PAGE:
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Restless forms of living light
Quivering on your lucid wings,
Cheating still the curious sight
With a thousand shadowings ;-
Various as the tints of even,
Gorgeous as the hues of heaven,
Reflected on


native streams In flitting, flashing, billowy gleams !

Harmless warriors, clad in mail
Of silver breastplate, golden scale ;-
Mail of Nature's own bestowing,
With peaceful radiance mildly glowing,
Fleet are ye, as fleetest galley
Or pirate rover sent from Sallee;
Keener than the Tartar's arrow,
Sport ye in your sea so narrow.

Was the sun himself your sire?
Were ye born of vital fire ?
Or of the shade of golden flowers,
Such as we fetch from eastern bowers,
To mock this murky clime of ours ?

Upwards, downwards, now ye glance,
Weaving many a mazy dance ;
Seeming still to grow in size
When ye would elude our eyes-
Pretty creatures ! we might deem
Ye were happy as ye seem,-
As gay, as gamesome, and as blithe,
As light, as loving, and as lithe,
As gladly earnest in your play,
As when ye gleam'd in far Cathay;

And yet, since on this hapless earth
There's small sincerity in mirth,
And laughter oft is but an art
To drown the outcry of the heart;
It may be, that your ceaseless gambols,
Your wheelings, dartings, divings, rambles,
Your restless roving round and round
The circuit of your chrystal bound,
Is but the task of weary pain,
An endless labour, dull and vain ;
And while your forms are gaily shining,
Your little lives are inly pining !
Nay—but still I fain would dream
That ye are happy as ye seem,
Deck'd in Oriental pride,
By homely British fire-side.


I've heard the merry voice of spring,
When thousand birds their wild notes fling,
Here and there, and every where,
Stirring the young and lightsome air ;-
I've heard the many-sounding seas,
And all their various harmonies :---
The tumbling tempest's dismal roar,
On the waste and wreck-strew'd shore-
The howl and the wail of the prison'd waves,
Clamouring in the ancient caves,
Like a stifled pain that asks for pity :-
And I have heard the sea at peace,
When all its fearful noises cease,
Lost in one soft and multitudinous ditty,
Most like the murmur of a far off city :-
Nor less the blither notes I know,
To which the inland waters flow,-
The rush of rocky-bedded rivers,
That madly dash themselves to shivers ;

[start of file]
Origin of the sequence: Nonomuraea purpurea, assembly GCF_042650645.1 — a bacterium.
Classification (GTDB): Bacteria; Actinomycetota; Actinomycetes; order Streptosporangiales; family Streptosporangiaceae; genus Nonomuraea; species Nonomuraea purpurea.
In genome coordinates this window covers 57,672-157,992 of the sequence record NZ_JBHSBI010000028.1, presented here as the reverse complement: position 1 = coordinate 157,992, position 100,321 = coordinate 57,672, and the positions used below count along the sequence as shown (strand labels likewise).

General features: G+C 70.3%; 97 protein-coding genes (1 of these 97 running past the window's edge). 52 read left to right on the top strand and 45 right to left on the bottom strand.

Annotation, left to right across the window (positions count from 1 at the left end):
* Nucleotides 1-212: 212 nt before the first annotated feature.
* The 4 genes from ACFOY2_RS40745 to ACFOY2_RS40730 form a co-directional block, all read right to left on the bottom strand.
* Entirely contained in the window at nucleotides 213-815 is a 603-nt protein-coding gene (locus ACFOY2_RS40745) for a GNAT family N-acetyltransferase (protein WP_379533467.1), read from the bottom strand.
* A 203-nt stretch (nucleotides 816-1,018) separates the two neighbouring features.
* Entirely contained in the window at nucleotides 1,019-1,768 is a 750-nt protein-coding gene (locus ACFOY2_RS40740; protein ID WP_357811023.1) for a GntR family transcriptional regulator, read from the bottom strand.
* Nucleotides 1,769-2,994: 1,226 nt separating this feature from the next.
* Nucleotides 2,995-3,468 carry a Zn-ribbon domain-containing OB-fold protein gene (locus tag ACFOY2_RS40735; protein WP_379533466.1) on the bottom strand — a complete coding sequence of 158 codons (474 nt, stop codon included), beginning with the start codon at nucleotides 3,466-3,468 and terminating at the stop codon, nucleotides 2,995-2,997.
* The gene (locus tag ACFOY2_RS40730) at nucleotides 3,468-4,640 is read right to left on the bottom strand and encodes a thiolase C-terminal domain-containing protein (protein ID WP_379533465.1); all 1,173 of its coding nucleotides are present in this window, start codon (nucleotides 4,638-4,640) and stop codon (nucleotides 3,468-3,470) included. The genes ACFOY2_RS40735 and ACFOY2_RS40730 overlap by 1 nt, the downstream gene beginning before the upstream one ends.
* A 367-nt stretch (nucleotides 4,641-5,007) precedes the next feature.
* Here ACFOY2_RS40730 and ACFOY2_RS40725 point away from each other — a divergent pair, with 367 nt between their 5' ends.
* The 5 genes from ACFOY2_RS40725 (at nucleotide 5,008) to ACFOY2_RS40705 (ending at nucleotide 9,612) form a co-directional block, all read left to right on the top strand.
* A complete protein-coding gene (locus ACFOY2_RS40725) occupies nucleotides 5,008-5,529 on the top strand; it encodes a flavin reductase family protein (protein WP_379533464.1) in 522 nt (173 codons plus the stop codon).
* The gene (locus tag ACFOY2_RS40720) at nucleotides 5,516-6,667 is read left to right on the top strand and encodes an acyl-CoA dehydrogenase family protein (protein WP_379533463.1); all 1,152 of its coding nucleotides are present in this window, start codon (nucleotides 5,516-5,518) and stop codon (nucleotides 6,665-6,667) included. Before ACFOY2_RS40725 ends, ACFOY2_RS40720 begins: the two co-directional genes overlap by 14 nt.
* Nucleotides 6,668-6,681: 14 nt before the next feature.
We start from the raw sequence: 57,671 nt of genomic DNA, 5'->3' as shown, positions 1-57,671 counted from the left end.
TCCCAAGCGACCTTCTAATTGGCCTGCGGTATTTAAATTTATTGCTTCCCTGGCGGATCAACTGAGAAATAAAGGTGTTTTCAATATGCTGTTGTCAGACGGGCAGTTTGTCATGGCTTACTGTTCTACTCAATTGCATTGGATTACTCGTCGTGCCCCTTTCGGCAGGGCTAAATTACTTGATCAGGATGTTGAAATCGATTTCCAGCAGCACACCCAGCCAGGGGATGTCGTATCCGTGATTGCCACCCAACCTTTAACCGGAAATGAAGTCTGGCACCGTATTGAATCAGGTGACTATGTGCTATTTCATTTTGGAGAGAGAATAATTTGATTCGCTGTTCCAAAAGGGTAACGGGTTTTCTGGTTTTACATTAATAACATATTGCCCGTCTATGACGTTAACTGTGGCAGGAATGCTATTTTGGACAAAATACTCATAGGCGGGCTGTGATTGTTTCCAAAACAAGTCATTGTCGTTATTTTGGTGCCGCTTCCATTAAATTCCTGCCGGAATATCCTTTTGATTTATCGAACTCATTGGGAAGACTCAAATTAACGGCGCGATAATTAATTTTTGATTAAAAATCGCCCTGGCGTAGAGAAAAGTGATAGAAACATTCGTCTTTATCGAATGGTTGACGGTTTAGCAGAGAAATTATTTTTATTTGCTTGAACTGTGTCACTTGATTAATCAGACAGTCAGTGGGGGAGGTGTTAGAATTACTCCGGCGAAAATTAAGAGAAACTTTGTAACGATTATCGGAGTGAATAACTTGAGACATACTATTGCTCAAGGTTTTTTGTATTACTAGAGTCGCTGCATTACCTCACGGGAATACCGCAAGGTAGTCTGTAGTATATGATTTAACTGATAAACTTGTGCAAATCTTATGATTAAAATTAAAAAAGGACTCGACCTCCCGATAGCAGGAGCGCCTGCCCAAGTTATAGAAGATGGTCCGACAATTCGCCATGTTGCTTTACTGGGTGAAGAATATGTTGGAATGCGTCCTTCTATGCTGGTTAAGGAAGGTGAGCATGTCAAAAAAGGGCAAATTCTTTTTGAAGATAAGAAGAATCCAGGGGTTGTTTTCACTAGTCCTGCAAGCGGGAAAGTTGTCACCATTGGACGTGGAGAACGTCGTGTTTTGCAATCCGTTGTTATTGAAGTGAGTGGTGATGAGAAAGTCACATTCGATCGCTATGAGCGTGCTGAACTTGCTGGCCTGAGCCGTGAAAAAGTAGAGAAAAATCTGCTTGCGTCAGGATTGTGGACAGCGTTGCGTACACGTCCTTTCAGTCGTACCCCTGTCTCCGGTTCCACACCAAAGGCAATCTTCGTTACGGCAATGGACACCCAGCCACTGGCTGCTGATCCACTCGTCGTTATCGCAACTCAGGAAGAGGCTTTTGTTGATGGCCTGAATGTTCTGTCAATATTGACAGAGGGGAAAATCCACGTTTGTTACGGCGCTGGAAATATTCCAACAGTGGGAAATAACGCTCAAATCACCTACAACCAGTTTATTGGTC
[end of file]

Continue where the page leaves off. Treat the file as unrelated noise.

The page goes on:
But anon, more prudent growing,
O’er countless pebbles smoothly flowing,
With a dull continuous roar,
Hie they onward, evermore :

To their everlasting tune, When the sun is high at noon, The little billows, quick and quicker, Weave their mazes, thick and thicker, And beneath in dazzling glances, Labyrinthine lightning dances, Snaky network intertwining, With thousand molten colours shining : Mosaic rich with living light, With rainbow jewels gaily dightSuch pavement never, well I ween, Was made, by monarch or magician, For Arab, or Egyptian queen; 'Tis gorgeous as a prophet's vision ; And I ken the brook, how sweet it tinkles, As cross the moon-light green it twinkles, Or heard, not seen, ’mid tangled wood, Where the soft stock-dove lulls her brood, With her one note of all most dearMore soothing to the heart than ear. And well I know the smother'd moan, Of that low breeze, so small and brief, It seems a very sigh, whose tone, Has much of love, but more of grief. I know the sound of distant bells, Their dying falls and lusty swells; That music which the wild gale seizes, And fashions howsoe'er it pleases. And I love the shrill November blast, That through the brown wood hurries fast, And strips its old limbs bare at last, Then whirls the leaves in circling error,

As if instinct with life and terror-
Now bursting out enough to deafen,
The very thunder in the heaven;
Now sinking dolefully and dreary,
Weak as a child with sport a weary.
And after a long night of rain,
When the warm sun comes out again,
I've heard the myriad-voiced rills,
The many tongues, of many hills-
All gushing forth in new-born glory,
Striving each to tell its story-
Yet every little brook is known,
By a voice that is its own,
Each exulting in the glee,
Of its new prosperity.

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